Tuesday night’s presidential debate filled me with a feeling of uncertainty that remains with me today. On screen, I watched both presidential candidates trade awkward blow after blow, dancing around incredibly important issues in two-minute soliloquies.
I’ve grown a thick skin over the years as I’ve read countless blogs and articles that referred to me as an “illegal,” to the point that negative portrayals and labels no longer bother me on a personal level. But watching both presidential candidates use the term to describe people like me during the course of this nationwide televised event was devastating.
In a matter of 5-6 minutes, Romney used the “I” word a dozen times. Obama used it once. That’s 13 times too many for a presidential debate, in my opinion.
We are blamed for the downward spiral of American culture. We are berated for having dreams, as if U.S. citizens have the market cornered for dreaming big.
Much has been said and debated about this term. Journalists have relayed their professional opinions, linguists have chimed in, even judges and lawyers have published legal opinions discussing whether the term “illegal” is accurate when speaking about undocumented people. But missing in this debate is the voice of undocumented people, like myself. While reporters, bloggers, tea partiers, liberals, lawyers, and presidential candidates debate over our political fate and what term best describes our situation, our undocumented voices are ignored and silenced. To see and hear the two top contenders duke it out for votes for the most powerful political position in the world for the next four years, while referring to people like me as “illegal” (or “undocumented illegals” as Romney eloquently stated), disillusioned me.
For me, this means that my dehumanization and that of members of my community is deeply entrenched in our society. Most people in this country are blatantly ignorant to the devastating impact that dehumanizing immigrants has had for millions of people. Growing up without papers in this country, I was reminded everyday that I had very limited opportunities past high school, and that my family and I could be deported any day. This experience of psychological trauma is something that nobody should undergo.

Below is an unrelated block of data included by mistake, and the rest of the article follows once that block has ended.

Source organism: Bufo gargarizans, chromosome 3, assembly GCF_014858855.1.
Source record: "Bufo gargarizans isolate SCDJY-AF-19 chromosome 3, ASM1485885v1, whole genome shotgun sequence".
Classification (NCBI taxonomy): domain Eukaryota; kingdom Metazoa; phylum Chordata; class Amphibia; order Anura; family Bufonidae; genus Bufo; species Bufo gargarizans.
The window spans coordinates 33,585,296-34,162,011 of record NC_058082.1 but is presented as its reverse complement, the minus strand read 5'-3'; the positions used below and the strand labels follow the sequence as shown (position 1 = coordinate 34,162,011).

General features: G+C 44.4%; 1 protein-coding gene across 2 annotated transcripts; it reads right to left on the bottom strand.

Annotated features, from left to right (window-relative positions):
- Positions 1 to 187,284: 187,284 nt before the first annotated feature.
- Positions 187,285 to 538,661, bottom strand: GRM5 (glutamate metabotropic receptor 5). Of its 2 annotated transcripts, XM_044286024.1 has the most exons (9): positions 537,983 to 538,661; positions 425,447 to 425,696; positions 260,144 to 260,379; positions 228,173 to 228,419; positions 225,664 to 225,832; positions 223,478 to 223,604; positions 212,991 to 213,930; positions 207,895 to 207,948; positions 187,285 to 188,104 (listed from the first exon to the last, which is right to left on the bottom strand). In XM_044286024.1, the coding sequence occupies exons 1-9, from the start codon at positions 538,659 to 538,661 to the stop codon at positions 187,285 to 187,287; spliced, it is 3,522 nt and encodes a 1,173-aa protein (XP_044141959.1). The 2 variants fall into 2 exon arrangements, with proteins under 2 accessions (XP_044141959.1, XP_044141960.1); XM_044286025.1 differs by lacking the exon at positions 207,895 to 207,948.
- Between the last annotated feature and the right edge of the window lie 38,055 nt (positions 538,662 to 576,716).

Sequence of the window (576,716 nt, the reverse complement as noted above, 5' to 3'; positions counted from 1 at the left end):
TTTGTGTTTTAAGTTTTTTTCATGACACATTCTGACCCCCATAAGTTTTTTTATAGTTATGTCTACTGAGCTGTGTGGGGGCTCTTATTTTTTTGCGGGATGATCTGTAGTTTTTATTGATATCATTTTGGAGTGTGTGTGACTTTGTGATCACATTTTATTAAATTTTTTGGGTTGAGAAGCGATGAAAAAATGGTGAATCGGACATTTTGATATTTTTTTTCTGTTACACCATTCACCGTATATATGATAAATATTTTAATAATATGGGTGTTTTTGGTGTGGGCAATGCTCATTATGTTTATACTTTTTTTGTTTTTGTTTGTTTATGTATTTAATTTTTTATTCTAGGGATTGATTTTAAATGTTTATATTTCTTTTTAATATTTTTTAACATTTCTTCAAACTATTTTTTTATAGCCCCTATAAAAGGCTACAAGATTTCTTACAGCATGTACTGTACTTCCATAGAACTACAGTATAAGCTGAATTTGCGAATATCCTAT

We don’t refer to jaywalkers, public nudist, people pulled over for traffic violations. So why do we continue to insist on calling immigrants without proper documentation as "illegal?" The answer is simple: there are 11 million undocumented people in this nation who are convenient scapegoats for the ills of our society. Most of us are faithful workers who desire nothing more than to care for our own families. That is why I strongly support the efforts of Presente.org and other organizations in pushing to have media outlets drop the use of the word “illegal.”
Our country needs undocumented workers to maintain our economy functioning. And instead of recognizing this, we are dehumanized and forced to stay silent. If this was not enough, we are blamed for the downward spiral of American culture. We are berated for having dreams, as if U.S. citizens have the market cornered for dreaming big. We have 2.1 million young undocumented youth who don’t have the proper documentation to fully contribute, even though many of us are high school and college graduates. Even though Deferred Action for Childhood Arrivals (DACA) has inspired a newfound hope for undocumented youth, there are still many of us who don’t qualify for this temporary two-year relief.
Many feel that we should be pleased that both presidential candidates spoke about immigration. However, they did so in the context of fighting terrorism. They gave us more of the same rhetoric: an enforcement-only approach to immigration. Mitt proposes making living conditions so horrid through legislation that people will resort to “self-deportation.” But how is our situation any better under Obama, whose administration has deported 400,000 people a year since he took office? Where is our hope?
Hateful and inaccurate language is what allows for me and other undocumented immigrants to be treated as less than human. And whether Obama or Mitt win, one thing is for sure: we have to keep fighting for the respect of all immigrants.
Jesús Iñiguez is a contributor to Presente.org, and a co-founder of dreamersadrift.com.